On Monday, Bihar released data from its caste census as part of the INDIA alliance’s caste equity push, encapsulated in the slogan “jitni abaadi, utna haq”, or rights proportionate to population. On Tuesday, Prime Minister Narendra Modi came up with a counter by extrapolating this social justice argument to a Hindu versus Muslim question.

“He [former Prime Minister Manmohan Singh] used to say that minorities have the first right to the country’s resources,” Modi said. “But now the Congress is saying that the population of the community will decide who will have the first right to the country’s resources.”

Modi was referring to a 2006 speech by Singh where he had stressed upon the upliftment of Scheduled Castes, Scheduled Tribes, Other Backward Classes, minorities, women and children. “We will have to devise innovative plans to ensure that minorities, particularly the Muslim minority, are empowered to share equitably in the fruits of development,” Singh had said.

The Bharatiya Janata Party has long used this speech to argue that Muslims are appeased in India. Far from being favoured, however, data shows that even 17 years after his speech, Muslims, who account for nearly 15% of the country’s population, lag behind on basic indicators like income, education, health and representation in government services.

Muslims are the poorest religious group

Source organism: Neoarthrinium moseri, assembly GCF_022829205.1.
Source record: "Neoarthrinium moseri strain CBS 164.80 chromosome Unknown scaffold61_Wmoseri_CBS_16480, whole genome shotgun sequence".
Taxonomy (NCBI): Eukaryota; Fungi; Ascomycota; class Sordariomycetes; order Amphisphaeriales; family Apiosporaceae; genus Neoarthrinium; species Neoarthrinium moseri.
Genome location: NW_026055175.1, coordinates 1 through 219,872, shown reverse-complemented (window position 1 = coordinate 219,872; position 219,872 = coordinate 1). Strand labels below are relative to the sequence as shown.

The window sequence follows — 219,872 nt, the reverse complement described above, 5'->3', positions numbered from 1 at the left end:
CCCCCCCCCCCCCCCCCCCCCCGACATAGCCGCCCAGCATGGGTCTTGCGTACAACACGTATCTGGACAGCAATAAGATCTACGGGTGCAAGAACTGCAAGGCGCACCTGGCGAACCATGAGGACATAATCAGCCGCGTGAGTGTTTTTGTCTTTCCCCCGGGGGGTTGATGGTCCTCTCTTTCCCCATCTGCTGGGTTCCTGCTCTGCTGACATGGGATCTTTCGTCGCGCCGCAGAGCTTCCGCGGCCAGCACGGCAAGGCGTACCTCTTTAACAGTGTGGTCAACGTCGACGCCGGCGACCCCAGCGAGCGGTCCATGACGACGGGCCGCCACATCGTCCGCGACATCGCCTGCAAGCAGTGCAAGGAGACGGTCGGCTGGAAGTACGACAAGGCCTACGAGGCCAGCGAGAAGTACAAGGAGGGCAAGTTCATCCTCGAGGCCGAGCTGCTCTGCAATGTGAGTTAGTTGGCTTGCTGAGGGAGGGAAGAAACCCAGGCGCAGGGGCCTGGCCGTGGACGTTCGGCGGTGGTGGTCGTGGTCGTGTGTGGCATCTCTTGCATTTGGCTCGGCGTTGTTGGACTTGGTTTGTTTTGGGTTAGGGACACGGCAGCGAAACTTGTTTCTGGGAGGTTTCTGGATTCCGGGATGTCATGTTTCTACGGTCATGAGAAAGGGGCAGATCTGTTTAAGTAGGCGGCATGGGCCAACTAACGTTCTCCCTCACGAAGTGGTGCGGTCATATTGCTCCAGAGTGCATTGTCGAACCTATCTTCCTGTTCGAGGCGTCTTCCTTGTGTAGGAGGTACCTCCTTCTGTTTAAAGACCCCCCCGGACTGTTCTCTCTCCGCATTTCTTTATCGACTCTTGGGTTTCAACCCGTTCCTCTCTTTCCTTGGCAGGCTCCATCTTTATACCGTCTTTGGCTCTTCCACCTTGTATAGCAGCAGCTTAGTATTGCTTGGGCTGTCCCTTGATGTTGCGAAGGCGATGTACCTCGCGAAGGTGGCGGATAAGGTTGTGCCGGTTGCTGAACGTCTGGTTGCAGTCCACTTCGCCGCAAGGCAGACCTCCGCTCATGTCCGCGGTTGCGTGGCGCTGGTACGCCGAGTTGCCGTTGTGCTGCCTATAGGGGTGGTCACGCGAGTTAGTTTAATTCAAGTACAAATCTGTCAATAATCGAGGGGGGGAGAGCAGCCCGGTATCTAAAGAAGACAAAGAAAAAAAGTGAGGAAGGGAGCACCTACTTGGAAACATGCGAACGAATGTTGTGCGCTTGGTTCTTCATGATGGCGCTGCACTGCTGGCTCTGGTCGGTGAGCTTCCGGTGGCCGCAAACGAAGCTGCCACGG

In an analysis published in June, the Hindustan Times reported that Muslims are the poorest religious group in India. The newspaper analysed data from the All India Debt and Investment Survey of 2019 and the Periodic Labour Force Survey of 2021-’22 to establish that Muslims ranked the lowest among religion groups when it came to assets and monthly per capita expenditure.

The data showed that a Muslim living in India spends Rs 2,170 in a month on a per capita basis. Sikhs spend the highest at Rs 3,620 in a month, while Hindus spend Rs 2,470.

Lower expenditure levels among Muslims could be attributed to the fact that the household assets level is lowest among all major religion groups in India. Muslims on an average own household assets worth Rs 15,57,638, as compared to Rs 19,64,149 in the case of Hindus and Rs 47,77,457 for Sikhs.

The Hindustan Times analysis further showed that even upper caste Muslims in India were poorer than Hindus who belong to the Other Backward Classes.

Another study published by the United Nations Development Programme and the Oxford Poverty and Human Development Initiative in 2019 found that every third Muslim in India was multidimensionally poor.

The report defined poverty not just on the basis of wealth, but also on indicators like nutrition, health, education and living standards. The study had been conducted by collecting data from 640 districts of India over a decade from 2005-’06 to 2015-’16. Muslims emerged as the poorest religion groups in India even as the community saw the sharpest improvement in the multidimensional poverty index score during the 10-year period.

Data source: MPI in India: A Case Study

A third study published in 2022 painted an even darker picture as it suggested that Muslim men fared the worst among all social groups in India when it came to upward mobility.